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Administration of Justice

Administration of Justice

…An exciting future in criminal justice


Group photo of administration of justice faculty

Combine your desire to make a difference with your people skills and problem-solving abilities for a fulfilling career in law enforcement, investigations or corrections. This program prepares you to become a criminal justice professional or transition to a four-year degree. There are few careers like criminal justice that give you the satisfaction of knowing you’ve made a difference.

Experience and networking

The Administration of Justice Associate of Arts program takes a practical approach with instruction from faculty who have decades of real-world experience. All of the instructors are or have been criminal justice practitioners in law enforcement, the courts, corrections and investigations.  In addition, the faculty regularly brings criminal justice experts into the classroom and schedules tours so you can see career possibilities firsthand. ADMJ 285, a 160-hour internship, is an excellent way to make career connections.

Department Chair Frank Galbrecht has more than 30 years of law enforcement experience and nearly 20 years of teaching JCCC students about the field. He serves on the advisory board for Olathe West High School, which houses the 21st Century Public Safety Academy.

Join JCCC Criminal Justice Club, a student-run organization that helps you make direct connections to criminal justice professionals. Past club members have:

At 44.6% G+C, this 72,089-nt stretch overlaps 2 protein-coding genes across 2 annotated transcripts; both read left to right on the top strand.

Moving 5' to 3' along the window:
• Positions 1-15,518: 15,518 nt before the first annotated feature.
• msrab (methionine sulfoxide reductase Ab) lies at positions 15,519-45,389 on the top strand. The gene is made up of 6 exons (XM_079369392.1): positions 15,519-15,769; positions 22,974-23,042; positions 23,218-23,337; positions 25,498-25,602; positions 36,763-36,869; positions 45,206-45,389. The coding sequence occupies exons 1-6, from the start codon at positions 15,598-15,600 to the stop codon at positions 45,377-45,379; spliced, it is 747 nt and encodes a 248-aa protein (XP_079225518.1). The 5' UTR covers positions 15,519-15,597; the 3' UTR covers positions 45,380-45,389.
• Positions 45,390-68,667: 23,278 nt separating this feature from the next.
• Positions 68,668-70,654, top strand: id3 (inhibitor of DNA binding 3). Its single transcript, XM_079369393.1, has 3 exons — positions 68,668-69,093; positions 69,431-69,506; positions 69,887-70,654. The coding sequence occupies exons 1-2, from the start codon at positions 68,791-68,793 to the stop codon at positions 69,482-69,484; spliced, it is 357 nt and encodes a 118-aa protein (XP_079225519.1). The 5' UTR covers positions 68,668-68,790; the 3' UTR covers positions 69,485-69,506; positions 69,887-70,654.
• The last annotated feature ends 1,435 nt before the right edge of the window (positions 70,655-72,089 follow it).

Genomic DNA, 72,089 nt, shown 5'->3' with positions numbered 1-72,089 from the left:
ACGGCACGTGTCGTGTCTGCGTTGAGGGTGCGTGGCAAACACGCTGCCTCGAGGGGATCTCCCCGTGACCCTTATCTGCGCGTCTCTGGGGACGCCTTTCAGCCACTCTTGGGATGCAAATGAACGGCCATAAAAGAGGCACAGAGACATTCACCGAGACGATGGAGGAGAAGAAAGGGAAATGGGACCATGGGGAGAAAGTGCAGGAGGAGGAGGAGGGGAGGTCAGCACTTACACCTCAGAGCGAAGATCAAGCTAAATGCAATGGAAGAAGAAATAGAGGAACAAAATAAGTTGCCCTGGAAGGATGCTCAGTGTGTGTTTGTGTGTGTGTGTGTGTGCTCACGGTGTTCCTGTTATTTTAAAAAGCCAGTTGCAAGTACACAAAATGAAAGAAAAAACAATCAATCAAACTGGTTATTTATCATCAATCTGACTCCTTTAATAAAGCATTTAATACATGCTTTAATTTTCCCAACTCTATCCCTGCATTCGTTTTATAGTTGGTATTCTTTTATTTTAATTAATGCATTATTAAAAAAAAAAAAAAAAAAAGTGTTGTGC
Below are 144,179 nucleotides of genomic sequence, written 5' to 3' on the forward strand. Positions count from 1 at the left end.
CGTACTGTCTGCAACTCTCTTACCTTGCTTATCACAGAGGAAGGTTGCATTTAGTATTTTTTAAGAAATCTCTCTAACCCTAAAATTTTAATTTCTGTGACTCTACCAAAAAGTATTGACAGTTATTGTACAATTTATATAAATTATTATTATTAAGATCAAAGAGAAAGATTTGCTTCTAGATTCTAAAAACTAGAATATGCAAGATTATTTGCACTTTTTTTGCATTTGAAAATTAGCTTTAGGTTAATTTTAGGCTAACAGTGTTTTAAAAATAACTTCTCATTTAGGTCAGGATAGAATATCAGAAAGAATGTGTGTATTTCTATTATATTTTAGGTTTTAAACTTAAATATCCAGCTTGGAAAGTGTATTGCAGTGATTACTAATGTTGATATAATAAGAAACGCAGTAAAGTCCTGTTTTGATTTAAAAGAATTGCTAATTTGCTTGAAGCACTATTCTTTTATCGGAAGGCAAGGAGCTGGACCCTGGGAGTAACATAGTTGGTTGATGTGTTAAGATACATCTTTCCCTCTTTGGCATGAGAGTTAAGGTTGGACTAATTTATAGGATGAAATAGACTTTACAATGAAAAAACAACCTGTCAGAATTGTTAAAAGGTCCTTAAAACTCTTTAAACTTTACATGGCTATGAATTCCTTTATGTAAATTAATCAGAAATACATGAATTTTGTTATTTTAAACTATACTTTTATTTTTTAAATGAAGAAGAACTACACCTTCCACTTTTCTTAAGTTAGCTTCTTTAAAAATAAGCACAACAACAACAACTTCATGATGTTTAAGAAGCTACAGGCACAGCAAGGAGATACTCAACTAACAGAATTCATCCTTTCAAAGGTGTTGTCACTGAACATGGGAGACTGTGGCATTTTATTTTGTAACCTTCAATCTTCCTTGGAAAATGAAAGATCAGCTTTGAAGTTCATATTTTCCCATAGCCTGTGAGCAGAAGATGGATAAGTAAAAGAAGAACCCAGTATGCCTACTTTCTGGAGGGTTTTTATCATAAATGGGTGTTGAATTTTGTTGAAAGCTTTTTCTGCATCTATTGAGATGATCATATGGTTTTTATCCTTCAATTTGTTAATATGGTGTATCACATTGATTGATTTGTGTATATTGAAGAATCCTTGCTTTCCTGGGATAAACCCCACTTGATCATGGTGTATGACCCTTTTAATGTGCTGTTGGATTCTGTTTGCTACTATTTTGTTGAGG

• Toured the Women’s Correctional Facility in Topeka
  • Participated in shooting and driving simulations at the Police Academy
  • Investigated the Johnson County Sheriff Communication Center and Crime Lab
  • Observed polygraphs being administered by the Overland Park and Olathe police departments

Participate in Public Safety Day, a department-wide event that introduces students to different criminal justice agencies. Students can speak with professionals in corrections, sexual assault investigation, law enforcement and legal prosecution.

The department’s advisory board consists of Johnson County professionals in law enforcement and criminal justice agencies, the district attorney’s office and victim assistance. Board members provide to the department insight into what they look for in new hires, candidate weaknesses that need to be addressed, and trends and opportunities in the field.

Career options

Law and order isn’t exactly what it looks like on TV; it can be more exciting, challenging and rewarding. And because it’s such an important function in society, communities will always need criminal justice professionals. Depending on your position and location, you could earn in the $50,000 range, according to the U.S. Bureau of Labor Statistics.

A degree in criminal justice — especially a four-year degree — is increasingly important for securing a job and moving ahead. For instance, to get a highly sought after FBI analyst position, you will need a degree. Candidates also need specialized skills to set them apart from the competition — whether it’s knowing a second language, having another degree in law, accounting or psychology, or experience working in the field.